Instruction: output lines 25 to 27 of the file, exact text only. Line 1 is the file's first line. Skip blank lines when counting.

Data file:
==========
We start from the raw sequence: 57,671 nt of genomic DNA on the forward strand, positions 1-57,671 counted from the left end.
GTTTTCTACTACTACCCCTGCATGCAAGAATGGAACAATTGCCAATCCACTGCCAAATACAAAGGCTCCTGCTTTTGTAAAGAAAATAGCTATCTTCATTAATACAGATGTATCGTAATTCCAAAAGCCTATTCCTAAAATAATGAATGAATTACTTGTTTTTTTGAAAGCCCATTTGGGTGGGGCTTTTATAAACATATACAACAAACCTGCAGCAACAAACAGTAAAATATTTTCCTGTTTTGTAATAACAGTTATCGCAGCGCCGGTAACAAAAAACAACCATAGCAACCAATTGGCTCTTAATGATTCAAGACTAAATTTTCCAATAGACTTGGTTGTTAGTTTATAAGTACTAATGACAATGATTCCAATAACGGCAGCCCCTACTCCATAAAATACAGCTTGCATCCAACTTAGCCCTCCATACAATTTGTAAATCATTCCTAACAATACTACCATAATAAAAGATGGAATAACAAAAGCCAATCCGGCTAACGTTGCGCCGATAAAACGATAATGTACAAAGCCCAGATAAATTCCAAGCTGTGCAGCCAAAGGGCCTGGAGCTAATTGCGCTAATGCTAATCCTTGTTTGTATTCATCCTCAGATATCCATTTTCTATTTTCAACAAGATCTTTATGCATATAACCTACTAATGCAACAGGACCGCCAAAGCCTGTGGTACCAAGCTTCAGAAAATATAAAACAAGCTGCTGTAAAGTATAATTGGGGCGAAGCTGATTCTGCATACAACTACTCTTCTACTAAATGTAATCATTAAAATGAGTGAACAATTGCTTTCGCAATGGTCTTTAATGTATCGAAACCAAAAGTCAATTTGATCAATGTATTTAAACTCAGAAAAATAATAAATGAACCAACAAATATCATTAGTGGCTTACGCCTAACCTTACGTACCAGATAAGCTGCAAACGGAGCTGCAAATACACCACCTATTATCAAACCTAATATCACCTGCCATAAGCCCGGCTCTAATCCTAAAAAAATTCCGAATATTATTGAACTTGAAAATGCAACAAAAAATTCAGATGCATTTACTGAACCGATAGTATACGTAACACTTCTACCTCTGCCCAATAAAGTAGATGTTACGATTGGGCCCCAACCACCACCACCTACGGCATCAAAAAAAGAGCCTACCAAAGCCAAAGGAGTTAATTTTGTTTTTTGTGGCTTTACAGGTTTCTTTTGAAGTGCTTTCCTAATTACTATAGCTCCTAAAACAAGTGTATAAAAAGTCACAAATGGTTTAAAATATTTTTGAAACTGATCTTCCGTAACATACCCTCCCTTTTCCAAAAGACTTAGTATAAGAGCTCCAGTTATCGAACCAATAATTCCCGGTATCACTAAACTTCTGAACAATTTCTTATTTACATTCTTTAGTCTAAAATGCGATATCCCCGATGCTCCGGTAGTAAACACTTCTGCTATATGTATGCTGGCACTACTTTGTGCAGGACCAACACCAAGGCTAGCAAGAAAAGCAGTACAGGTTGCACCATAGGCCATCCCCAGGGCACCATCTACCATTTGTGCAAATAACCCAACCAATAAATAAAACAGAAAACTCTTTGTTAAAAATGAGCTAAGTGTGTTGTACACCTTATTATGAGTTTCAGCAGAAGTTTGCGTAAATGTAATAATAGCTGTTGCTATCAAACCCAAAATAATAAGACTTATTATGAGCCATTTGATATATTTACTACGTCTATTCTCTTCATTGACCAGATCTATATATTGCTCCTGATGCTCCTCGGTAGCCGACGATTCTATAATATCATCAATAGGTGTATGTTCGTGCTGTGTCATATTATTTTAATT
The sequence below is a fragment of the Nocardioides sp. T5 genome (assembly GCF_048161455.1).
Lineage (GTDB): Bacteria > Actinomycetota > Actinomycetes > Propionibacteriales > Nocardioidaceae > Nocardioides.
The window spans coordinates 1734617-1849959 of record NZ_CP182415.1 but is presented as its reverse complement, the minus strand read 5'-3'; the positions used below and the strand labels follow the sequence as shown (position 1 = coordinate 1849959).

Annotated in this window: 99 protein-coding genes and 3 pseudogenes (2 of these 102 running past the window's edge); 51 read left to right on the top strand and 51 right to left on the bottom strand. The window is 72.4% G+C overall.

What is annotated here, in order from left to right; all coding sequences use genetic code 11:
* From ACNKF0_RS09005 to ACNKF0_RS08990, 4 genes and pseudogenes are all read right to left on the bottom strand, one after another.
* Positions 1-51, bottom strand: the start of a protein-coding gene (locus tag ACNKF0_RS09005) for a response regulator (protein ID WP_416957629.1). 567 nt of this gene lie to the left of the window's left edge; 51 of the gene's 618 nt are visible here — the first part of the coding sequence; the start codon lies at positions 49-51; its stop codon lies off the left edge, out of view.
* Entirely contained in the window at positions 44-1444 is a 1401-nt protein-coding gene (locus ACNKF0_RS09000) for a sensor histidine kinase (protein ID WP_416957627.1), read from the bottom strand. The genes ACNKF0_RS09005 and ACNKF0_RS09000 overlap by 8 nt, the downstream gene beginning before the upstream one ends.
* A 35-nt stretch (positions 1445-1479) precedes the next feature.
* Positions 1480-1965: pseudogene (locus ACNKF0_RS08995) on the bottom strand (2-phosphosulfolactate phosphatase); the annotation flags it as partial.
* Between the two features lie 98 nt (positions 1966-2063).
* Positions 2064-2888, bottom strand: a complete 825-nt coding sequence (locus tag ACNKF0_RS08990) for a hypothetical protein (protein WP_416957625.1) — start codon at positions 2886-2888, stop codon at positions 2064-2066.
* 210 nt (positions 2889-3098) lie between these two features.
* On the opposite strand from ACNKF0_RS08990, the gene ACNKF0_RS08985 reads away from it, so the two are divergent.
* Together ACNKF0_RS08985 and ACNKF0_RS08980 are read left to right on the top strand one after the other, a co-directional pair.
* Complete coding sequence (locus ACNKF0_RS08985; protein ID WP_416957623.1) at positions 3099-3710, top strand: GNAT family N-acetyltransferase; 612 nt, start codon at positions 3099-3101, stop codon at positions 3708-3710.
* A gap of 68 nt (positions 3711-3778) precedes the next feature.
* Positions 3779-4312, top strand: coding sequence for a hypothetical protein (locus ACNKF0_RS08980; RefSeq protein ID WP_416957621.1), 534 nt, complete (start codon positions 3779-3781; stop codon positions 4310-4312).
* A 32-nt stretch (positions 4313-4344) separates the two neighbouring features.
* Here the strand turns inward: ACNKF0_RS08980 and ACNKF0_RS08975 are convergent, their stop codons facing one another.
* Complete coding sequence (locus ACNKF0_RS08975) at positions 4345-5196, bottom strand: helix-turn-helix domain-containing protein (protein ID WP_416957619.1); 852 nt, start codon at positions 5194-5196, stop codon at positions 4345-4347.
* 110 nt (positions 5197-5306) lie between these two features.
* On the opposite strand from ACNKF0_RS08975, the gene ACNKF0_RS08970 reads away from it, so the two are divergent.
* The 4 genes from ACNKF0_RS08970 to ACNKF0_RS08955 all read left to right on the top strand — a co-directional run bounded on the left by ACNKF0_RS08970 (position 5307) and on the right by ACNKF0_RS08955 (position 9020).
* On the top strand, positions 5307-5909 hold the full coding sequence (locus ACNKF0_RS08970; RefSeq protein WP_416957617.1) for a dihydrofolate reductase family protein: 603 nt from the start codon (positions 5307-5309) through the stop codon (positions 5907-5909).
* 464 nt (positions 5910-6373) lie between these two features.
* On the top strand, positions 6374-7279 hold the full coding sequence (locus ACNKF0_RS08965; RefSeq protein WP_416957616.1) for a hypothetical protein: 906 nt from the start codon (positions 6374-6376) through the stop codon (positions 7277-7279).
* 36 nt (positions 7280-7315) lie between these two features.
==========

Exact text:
* On the opposite strand from ACNKF0_RS08975, the gene ACNKF0_RS08970 reads away from it, so the two are divergent.
* The 4 genes from ACNKF0_RS08970 to ACNKF0_RS08955 all read left to right on the top strand — a co-directional run bounded on the left by ACNKF0_RS08970 (position 5307) and on the right by ACNKF0_RS08955 (position 9020).
* On the top strand, positions 5307-5909 hold the full coding sequence (locus ACNKF0_RS08970; RefSeq protein WP_416957617.1) for a dihydrofolate reductase family protein: 603 nt from the start codon (positions 5307-5309) through the stop codon (positions 5907-5909).